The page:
September, 2018

Questions regarding the differences between Configuration Management (CM) and Change Management (also CM) arise so often that we decided to address it in a CMsights post. It is not uncommon that a new A&D program manager or engineering lead may think that configuration management and change management are synonyms. If you have one you must be doing the other. This is far from the truth.

Many examples exist where change management was confused for configuration management. This includes recent highly publicized issues with automotive ignition switches as well as over 1,000 data breaches that took place in 2017. Implementing a change management process rather than a configuration management solution costs billions of dollars each year.

A well-known example of a configuration management failure occurred in the 2010 Deepwater Horizon offshore drilling rig fire. Contracting partners thought they each had their respective change management responsibilities covered without taking into account the broader implications of systems level configuration management implementation. A lack of controlled engineering documentation and maintenance record distribution to equipment designers, owners, operators, and maintenance teams was identified as a critical contributing cause to the accident.

U.S. Coast Guard Photo of Deepwater Horizon from Wikimedia.

A final example that recently came to our attention regards an aerospace industry supplier. Discussions on the acquisition of a new intranet-based CM (as in Configuration Management) system took place at the highest levels of management over half a year. The implementing organization instead heard CM (as in Change Management) and rolled out a simple file version control solution thought to be the least expensive and fastest option to implement. Not only was the contractor lost in a foggy sea of acronyms, but the implementing organization failed to understand the engineering requirements.

How is Configuration Management different from Change Management? Configuration Management is a comprehensive approach that assures, maintains and verifies a product’s physical and functional attributes against its requirements and documented design and operation. Configuration management provides the provenance of every item contained in the product including what was tested, how it was tested, part substitutions and field modifications. Change management is just a single element of configuration management. You can’t have true configuration management without change management. But you can have excellent change management processes and tools and still have non-existent configuration management capacity and controls.

To understand why this is we need to delve a little deeper. Let’s start with the definitions:

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EIA-649 Configuration Management Standard describes the following five foundational elements of configuration management. These are underpinned by data management.

  • Configuration Management Planning
  • Configuration Management Identification
  • Configuration Change Management and Change Control
  • Configuration Status Accounting
  • Configuration Verification and Audit
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Configuration management is performed in concert with the product lifecycle. It begins with the Requests for Offer/Proposals (RFO/RFP) Pursuit, Program Award, Program Planning and Management, Product Development, Manufacturing and Test, Delivery and Support, and End of Life disposition.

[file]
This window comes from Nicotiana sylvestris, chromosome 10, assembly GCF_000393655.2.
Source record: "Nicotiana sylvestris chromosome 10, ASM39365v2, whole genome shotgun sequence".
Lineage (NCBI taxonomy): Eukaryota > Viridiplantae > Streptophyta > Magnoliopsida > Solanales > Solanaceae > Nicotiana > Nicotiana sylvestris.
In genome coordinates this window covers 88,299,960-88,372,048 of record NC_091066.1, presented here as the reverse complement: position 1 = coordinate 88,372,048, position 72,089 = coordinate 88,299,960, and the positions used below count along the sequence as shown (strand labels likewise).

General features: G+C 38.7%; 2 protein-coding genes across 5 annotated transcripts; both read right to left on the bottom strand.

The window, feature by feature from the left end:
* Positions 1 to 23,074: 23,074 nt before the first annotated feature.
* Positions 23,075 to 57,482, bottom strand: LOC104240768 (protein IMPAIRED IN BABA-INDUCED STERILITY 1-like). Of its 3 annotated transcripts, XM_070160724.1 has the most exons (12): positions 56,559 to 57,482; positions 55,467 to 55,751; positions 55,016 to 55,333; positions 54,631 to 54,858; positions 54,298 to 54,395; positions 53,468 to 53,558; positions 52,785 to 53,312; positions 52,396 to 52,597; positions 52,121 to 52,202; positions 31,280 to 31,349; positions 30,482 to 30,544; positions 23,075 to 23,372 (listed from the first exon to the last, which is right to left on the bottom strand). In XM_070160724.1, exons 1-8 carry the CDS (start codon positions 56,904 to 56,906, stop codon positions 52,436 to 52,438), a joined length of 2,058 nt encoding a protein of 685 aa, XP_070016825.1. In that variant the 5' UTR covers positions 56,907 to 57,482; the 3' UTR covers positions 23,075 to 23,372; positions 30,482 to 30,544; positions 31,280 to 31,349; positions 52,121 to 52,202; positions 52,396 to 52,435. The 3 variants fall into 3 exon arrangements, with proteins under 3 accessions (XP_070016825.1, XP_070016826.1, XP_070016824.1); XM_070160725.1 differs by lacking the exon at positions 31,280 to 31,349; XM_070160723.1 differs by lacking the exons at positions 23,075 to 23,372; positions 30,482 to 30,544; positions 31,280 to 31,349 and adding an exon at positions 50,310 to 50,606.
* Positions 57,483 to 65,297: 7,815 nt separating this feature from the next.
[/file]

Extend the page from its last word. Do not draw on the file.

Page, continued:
The five configuration management elements assure that there is continuity between the product and the requirements that drive product design. Within a configuration management implementation strategy, change management is the process of ensuring changes to, variances from, and implement/incorporation of changes to an approved configuration baseline are properly identified, documented, evaluated, dispositioned (approved/disapproved) incorporated and verified.

Change management is transactional in nature. It is a point in time event that isn’t complete until the change is proposed, assessed by stakeholders, approved, released, and implemented in the units in production, delivered or sold. Automatic updates to your phone, laptop, desktop, or infotainment system software, applications and operating systems all fall into this category. As illustrated in an example from our last CMsights post, we have seen as many as 47 changes to a single circuit carrying assembly (aka printed wiring assembly) before the design was finalized in a system with over 30 different circuit carrying assemblies. Over a sample size of 32 developmental programs with a contract value greater than $36 million, 14,000 engineering changes is well within a one sigma normal distribution centered on zero changes. Some 2,300,000 changes existed on the largest program analyzed!

As detailed in earlier CMsights posts, the practice of effective configuration management for A&D contractors does not end when the engineering changes are all released to define the As-Designed configuration. The current As-Maintained configurations including changes for each serial number also needs to be tracked for each unit throughout its lifecycle. This is done via the digital threads in the configuration management software tools like those inherent in CMstat’s PDMPlus.

In this recent CMsights post we shared the questions a manager should ask of their organization to assess whether configuration management and change control are under management control. A fair question their team should be sure to ask of these same managers is do they understand that configuration management and change management are not the same. To show them an example illustrating that difference, request a demonstration of how PDMPlus’ change management module enables full-lifecycle configuration management by sending an email to information@cmstat.com.